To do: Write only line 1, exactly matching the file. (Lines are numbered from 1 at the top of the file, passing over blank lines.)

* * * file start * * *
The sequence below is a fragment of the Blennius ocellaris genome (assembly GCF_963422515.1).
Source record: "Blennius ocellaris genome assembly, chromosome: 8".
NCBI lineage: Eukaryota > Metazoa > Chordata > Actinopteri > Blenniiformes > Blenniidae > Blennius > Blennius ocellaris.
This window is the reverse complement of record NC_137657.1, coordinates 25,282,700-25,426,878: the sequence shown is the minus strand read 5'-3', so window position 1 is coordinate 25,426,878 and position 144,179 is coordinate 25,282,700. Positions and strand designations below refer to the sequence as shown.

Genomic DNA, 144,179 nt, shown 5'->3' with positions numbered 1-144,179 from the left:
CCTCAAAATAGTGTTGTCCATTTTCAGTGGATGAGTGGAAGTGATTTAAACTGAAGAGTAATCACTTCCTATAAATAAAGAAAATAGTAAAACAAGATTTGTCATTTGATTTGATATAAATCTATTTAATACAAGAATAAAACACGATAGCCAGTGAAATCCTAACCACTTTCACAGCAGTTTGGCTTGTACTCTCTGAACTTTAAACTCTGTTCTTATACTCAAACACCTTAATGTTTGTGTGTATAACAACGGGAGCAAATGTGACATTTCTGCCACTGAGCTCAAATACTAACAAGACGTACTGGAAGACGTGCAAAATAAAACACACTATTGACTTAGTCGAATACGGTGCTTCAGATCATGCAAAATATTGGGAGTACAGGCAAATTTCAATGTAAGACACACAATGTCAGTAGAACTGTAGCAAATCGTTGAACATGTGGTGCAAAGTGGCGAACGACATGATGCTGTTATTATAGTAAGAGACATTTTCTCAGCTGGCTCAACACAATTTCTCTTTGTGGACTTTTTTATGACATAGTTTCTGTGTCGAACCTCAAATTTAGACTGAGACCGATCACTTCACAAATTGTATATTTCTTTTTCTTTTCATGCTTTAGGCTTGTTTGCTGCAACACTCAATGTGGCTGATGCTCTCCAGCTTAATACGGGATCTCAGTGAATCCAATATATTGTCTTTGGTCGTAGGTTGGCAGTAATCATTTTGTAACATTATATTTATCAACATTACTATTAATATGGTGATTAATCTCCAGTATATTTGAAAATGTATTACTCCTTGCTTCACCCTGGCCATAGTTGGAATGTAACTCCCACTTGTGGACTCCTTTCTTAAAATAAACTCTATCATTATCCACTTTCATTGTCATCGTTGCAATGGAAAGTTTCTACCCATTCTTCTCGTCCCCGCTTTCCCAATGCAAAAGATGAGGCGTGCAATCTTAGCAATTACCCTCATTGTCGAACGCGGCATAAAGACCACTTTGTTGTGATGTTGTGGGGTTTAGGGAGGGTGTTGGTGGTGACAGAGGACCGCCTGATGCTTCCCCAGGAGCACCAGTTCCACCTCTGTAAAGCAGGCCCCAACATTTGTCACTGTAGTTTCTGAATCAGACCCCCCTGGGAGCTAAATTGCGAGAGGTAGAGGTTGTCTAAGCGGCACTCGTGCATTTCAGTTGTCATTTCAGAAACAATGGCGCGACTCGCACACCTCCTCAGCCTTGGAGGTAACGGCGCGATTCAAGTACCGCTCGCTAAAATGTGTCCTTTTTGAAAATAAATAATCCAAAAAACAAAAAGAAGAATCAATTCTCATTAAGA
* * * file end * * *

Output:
The sequence below is a fragment of the Blennius ocellaris genome (assembly GCF_963422515.1).